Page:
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Antigone contrasts two types of law and justice: divine or r

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Rita Suleyman

on 6 October 2014

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Transcript of Antigone contrasts two types of law and justice: divine or r

Harrison Bergeron
Antigone and Civil Disobedience
On your piece of paper, please answer the following questions:

To what extent is adherence to the law of the state associated with virtue*? Adherence to divine law?

How compatible are divine and state law in Antigone? Where does conflict arise?

Do you agree or disagree?

Antigone’s adherence to religious rites as divine law is as self-serving as Creon’s creation of laws that serve his interests.

*Virtue: behavior showing high moral standards.

What is Civil Disobedience?

The refusal to comply with certain laws or to pay taxes and fines, as a peaceful form of political protest.
Gandhi's " On Civil Disobedience"
Background: Born on October 2, 1869, in Porbandar, India, Mahatma Gandhi studied law and came to advocate for the rights of Indians, both at home and in South Africa. Gandhi became a leader of India's independence movement, organizing boycotts against British institutions in peaceful forms of civil disobedience. He was killed by a fanatic in 1948.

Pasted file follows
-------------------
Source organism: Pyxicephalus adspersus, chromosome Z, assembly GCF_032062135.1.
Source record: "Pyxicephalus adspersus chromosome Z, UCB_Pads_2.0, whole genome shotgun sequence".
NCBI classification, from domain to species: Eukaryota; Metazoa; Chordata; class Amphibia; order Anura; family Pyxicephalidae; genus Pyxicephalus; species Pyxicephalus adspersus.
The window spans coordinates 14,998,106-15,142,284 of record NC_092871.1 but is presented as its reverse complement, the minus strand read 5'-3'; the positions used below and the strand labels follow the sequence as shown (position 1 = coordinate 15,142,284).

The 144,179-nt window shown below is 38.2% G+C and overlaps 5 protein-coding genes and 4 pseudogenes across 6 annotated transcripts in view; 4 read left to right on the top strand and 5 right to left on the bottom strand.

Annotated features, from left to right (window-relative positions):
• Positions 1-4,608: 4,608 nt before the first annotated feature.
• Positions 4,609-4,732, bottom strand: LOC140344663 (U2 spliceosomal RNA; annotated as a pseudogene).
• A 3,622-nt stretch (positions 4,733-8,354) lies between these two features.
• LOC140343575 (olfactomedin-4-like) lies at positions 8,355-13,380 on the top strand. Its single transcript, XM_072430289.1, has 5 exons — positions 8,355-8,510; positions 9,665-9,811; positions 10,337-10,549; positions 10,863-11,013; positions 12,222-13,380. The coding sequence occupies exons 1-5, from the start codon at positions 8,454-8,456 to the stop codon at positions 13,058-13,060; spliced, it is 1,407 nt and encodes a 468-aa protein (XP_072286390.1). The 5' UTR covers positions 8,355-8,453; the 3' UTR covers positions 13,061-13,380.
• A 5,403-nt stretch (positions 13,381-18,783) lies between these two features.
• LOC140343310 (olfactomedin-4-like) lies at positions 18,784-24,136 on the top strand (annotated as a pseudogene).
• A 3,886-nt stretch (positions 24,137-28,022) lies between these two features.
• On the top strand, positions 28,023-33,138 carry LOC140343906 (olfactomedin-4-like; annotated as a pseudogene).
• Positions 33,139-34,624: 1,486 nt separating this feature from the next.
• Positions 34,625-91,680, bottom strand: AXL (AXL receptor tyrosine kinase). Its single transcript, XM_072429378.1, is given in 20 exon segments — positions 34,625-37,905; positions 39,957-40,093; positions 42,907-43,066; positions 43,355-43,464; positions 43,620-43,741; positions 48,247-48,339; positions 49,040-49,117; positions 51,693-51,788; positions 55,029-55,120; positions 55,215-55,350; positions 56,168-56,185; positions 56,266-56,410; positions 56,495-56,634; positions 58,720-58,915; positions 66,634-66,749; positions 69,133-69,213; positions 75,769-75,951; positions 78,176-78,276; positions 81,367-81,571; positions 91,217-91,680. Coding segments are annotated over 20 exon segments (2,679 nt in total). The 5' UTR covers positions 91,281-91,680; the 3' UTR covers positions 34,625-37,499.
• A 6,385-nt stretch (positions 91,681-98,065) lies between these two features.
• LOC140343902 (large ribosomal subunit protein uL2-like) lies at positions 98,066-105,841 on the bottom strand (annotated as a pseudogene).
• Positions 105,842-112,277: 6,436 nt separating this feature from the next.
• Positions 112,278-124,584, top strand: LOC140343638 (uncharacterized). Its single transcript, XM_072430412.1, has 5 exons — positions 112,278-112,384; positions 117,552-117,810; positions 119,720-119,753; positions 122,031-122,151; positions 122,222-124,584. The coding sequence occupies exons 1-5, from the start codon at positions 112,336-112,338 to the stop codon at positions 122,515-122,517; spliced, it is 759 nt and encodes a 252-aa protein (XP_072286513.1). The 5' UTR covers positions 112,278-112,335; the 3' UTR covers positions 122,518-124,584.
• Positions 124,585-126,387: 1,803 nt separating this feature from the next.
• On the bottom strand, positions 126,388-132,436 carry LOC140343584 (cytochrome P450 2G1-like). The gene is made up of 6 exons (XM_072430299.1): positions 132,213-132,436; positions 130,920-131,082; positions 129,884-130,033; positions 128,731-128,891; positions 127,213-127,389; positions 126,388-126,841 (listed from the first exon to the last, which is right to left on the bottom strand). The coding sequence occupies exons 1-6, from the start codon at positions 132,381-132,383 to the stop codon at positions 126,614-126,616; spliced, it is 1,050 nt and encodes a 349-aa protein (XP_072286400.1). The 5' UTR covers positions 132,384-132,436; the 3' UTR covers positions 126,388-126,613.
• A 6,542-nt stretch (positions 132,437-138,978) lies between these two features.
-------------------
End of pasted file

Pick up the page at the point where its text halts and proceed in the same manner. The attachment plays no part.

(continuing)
Theme: Rules and Order
Antigone contrasts two types of law and justice: divine or religious law on one hand, and the law of men and states on the other. Because of the centrality of fate and the rule of the gods in the lives of the main characters of the play, religious rites and traditions are elevated to the status of law.
Declaration of Independence
When in the Course of human events, it becomes necessary for one people to dissolve the political bands which have connected them with another, and to assume among the powers of the earth, the separate and equal station to which the Laws of Nature and of Nature's God entitle them, a decent respect to the opinions of mankind requires that they should declare the causes which impel them to the separation.

We hold these truths to be self-evident, that all men are created equal, that they are endowed by their Creator with certain unalienable Rights, that among these are Life, Liberty and the pursuit of Happiness.--That to secure these rights, Governments are instituted among Men, deriving their just powers from the consent of the governed, --That whenever any Form of Government becomes destructive of these ends, it is the Right of the People to alter or to abolish it, and to institute new Government, laying its foundation on such principles and organizing its powers in such form, as to them shall seem most likely to effect their Safety and Happiness.
Essential Questions

What is considered an unjust law?

When, if at all, is it our responsibility to protest or break an unjust law?
What price should someone be willing to pay if s/he breaks an unjust law?

Read Gandhi's " On Civil Disobedience".

for understanding and meaning. Use the questions on your sheet as guidance.

be prepared to discuss the passage

Reading Assignment
Homework: Read Harrison Bergeron (pg 34-40) through a civil disobedience lens and answer the following question in a short response:

One critic has argued that Vonnegut portrays the television as a "kind of desensitizing, numbing, and clearly thought-stifling, rather than thought provoking, medium" that is partially responsible for the state o f society today. Do you agree with this notion? In other words, does the media “guide” what citizens care/think about?
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